The Philippine government claims that the clashes began when they launched an offensive in the city to capture Isnilon Hapilon of the Abu Sayyaf group, after receiving reports that Hapilon was in the city, possibly to meet with militants of the Maute group. A deadly firefight erupted when Hapilon's forces opened fire at the combined Army and police teams and called for reinforcements from the Maute, an armed group that has pledged allegiance to the Islamic State group and who are believed to be responsible for the 2016 Davao City bombing, according to military spokesmen.

Maute Group militants attacked Camp Ranao and occupied several buildings in the city, including Marawi City Hall, the Mindanao State University, a hospital and the city jail. The group also occupied the main street and set fire to Saint Mary's Church, Ninoy Aquino School, and Dansalan College run by the United Church of Christ in the Philippines (UCCP).

Who is the Maute Group?

The Maute group, also known as the Islamic State of Lanao, is a radical Islamist group composed of former Moro Islamic Liberation Front guerrillas and some foreign fighters led by Abdullah Maute, the alleged founder of a Dawlah Islamiya, or Islamic state based in Lanao del Sur, Mindanao, Philippines. The group figured in a clash with Philippine Army troops in February 2016 that ended with the capture of their headquarters in Butig, Lanao del Sur.

The group is thought to have over 100 members and were supplied with equipment by a foreign terrorist. They are said to be affiliated with Jemaah Islamiya, a Southeast Asian Islamist terrorist group.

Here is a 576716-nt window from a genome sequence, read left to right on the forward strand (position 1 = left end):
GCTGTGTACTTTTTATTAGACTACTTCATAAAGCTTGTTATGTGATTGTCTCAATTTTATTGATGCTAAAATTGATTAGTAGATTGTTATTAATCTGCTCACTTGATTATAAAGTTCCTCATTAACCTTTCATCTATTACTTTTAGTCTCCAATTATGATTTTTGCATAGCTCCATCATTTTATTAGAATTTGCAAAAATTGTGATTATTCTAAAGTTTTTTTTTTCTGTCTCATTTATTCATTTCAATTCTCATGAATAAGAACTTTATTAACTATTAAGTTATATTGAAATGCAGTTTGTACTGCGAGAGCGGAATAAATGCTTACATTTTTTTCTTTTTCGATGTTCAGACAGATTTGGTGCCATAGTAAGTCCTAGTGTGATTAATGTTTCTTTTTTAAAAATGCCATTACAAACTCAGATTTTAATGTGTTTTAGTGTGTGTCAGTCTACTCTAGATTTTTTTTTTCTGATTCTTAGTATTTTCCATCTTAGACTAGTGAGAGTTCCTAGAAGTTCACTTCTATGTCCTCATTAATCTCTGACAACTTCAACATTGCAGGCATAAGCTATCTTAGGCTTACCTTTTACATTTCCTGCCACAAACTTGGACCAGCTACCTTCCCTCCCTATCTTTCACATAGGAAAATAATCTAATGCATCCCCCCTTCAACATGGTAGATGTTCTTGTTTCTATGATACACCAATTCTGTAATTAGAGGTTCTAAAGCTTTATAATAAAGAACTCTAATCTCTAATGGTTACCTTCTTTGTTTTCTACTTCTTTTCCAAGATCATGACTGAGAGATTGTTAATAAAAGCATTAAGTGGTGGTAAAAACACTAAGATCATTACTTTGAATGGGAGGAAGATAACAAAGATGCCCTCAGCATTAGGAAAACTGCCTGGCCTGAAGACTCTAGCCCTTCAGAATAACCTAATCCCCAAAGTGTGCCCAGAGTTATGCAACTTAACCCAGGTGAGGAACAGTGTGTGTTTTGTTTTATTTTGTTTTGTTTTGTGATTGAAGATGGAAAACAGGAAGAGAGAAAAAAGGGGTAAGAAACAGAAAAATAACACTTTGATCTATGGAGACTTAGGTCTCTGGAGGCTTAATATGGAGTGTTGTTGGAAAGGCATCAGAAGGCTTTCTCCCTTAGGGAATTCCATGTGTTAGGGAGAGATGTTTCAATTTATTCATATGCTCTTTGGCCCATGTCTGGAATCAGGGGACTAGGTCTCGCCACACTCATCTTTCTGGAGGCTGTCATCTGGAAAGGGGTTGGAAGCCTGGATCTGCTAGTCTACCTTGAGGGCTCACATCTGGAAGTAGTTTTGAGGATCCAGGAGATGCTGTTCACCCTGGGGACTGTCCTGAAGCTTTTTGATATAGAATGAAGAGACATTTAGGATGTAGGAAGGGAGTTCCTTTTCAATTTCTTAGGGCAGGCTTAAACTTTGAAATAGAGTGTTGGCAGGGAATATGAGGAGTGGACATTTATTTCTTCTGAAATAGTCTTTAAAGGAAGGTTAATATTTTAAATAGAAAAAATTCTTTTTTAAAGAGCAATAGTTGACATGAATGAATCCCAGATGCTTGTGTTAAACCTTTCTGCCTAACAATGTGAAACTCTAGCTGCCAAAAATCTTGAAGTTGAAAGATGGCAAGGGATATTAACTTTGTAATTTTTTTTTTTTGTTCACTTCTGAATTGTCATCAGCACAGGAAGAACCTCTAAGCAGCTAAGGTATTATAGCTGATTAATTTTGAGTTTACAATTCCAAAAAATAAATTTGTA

The Maute group is regularly seen carrying black flags bearing the insignia of the Islamic State of Iraq and Syria. Training manuals and other documents for militants under the Islamic State were recovered from their captured camp, indicating that the group may be trying to link up with ISIS.

The Marawi Siege

Firefights between government forces and militants began at approximately 2:00 in the afternoon of May 23, 2017. News reports said that the clash occurred in the Basak Malutlut area of the city as Hapilon's forces called for reinforcement from the Maute group. Maute fighters occupied the Amai Pakpak Hospital and ordered the PhilHealth employees out of the facility. The fighters allegedly replaced the Philippine flag hoisted in the hospital with the Black Standard used by the Islamic State group. A staff member of the hospital has later denied that this happened.

The 103rd Brigade of the Philippine Army stationed at Camp Ranao was attacked by at least 500 Maute group militants. A number of militants were then seen waving their ISIS black flags as they roamed the streets of Marawi.

The whole city was put on lockdown as several buildings and houses were set ablaze by members of the Maute group. Dozens of gunmen occupied the Marawi City Hall as 107 inmates escaped from the Marawi City Jail and the Malabang District Jail 39 after the Maute attacks. Power and communication lines were also shut down due to the continued hostilities. Roads leading to Marawi were blocked by both government security forces and Maute militants.

Civilians were reported to have been abducted by the Maute group, including a priest and several parishioners of the Cathedral of Our Lady Help of Christians as the group demanded that the government stop its offensive against them.

The clashes sparked a mass evacuation of the city with residents fleeing by the thousands, causing traffic congestion on the highway to Iligan and Cagayan de Oro. At least eleven civilians have been killed in the ongoing firefight, two of which the Lanao del Sur Provincial Disaster Office identified as ambulance drivers who were stopped by Maute militants while responding to an emergency call. Nine of those civilians were on board a truck when they were stopped by Maute militants at a checkpoint and shot dead with their hands tied. A police officer was also reported to have been murdered by the militants.